There is a crazy energy that prevails and really does not stop until the last shot is taken. Then when everyone leaves, it is the Styling teams job to pack it all up and clean afterwards and this can take hours! Its never a pleasant part of the job and often you are left feeling like everybody else got to walk out the door and left you the mess and aftermath to deal with, but it is part of the job and alas someone has to do it.

I borrowed many items for this shoot from various retailers, I also have a stash of my own decorations that I have collected over the years, all color coded in boxes so that if that particular client wants pink and green for instance, those decorations come for the ride. I also used silver wallpaper as a table runner, which is a favorite idea I often weave into shoots as most people have remnants of this lying in the back of the cupboard, well of course I do! : ) Hope you enjoy the party, It was a lot of fun to produce!

Sunday, November 15, 2009

Anna Williams

I stumbled across Anna Williams website the other day,, maybe I was feeling sentimental but I have not seen her for ages and wanted to see what she had been up to, My other friend Anna (coincidently) had told me she has been doing some amazing work and I have to agree.

Anna Williams and I used to work together on many projects for Real Simple and it was always a pleasure. Maybe it’s the “Southern” thing, but as I hail from one of the most “Southern” places there is, Australia, somehow I always seem to click with that similar energy we seem to share, us southerners! : ) Anna is super talented but so calm and down to earth, It’s a great combo. Of course like me she has been living in NYC for many years and I believe gave birth recently to her second child, a boy! Congrats!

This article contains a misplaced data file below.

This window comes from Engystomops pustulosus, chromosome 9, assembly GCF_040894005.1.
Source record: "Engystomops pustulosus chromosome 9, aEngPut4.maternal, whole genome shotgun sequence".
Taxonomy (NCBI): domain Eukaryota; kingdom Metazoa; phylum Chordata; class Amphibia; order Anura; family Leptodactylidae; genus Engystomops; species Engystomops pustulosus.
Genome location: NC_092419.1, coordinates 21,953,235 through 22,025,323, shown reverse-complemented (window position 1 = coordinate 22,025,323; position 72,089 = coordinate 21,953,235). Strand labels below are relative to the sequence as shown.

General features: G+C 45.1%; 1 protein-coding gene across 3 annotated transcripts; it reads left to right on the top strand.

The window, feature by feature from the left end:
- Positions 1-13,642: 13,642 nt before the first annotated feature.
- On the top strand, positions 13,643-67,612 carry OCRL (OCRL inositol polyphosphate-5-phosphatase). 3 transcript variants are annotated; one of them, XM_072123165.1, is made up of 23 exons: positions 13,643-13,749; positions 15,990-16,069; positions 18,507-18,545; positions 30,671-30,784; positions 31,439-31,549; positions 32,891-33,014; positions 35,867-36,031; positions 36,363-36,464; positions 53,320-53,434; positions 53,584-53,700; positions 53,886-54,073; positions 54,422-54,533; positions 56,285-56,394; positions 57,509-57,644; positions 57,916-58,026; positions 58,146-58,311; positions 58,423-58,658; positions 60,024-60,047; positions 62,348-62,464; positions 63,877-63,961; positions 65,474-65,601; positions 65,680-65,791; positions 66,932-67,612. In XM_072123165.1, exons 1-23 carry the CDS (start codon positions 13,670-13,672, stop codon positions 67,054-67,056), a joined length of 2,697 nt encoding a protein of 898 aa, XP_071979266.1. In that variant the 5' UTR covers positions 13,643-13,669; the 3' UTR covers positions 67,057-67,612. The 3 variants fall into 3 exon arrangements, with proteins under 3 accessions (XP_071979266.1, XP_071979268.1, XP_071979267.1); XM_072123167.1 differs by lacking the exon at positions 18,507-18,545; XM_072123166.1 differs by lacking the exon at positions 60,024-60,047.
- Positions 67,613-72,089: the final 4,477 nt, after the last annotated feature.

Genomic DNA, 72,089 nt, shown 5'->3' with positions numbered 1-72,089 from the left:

Anna has been shooting commercially for over 10 years for clients such as Martha Stewart Living, Real Simple, O Magazine, Food & Wine, Beringer, Wal-Mart, Target, Fisher Price, Kmart and Williams Sonoma. She has also been recognized by PDN's 30 under 30 for her outstanding work in food and lifestyle photography.

Here are some examples of work that Anna and I have worked together on, hopefully again soon!

Sunday, November 8, 2009

Market Find/ Curtis Jere wall art

Metal sculptures from the 60’s/ 70’s have been popular for a while, I have seen a lot around the markets and now in also high-end establishments. A lot of the work I see is by the Californian partnership of Jerry Fels and Curtis Freiler. Started in the late 1950s, through the 1960s to the late 1970s, the work is very distinctive from the 60’s/70’s era in particular taking on motifs inspired by nature, town scenes, starbursts and some almost “atomic” structures. Many people have thought that it was the work of only one individual Curtis Jere but although they kept their identities mysterious, it was in fact the two artists working together. As their work became more popular and the demand higher, they employed craftsmen to produce the wall art under their instruction.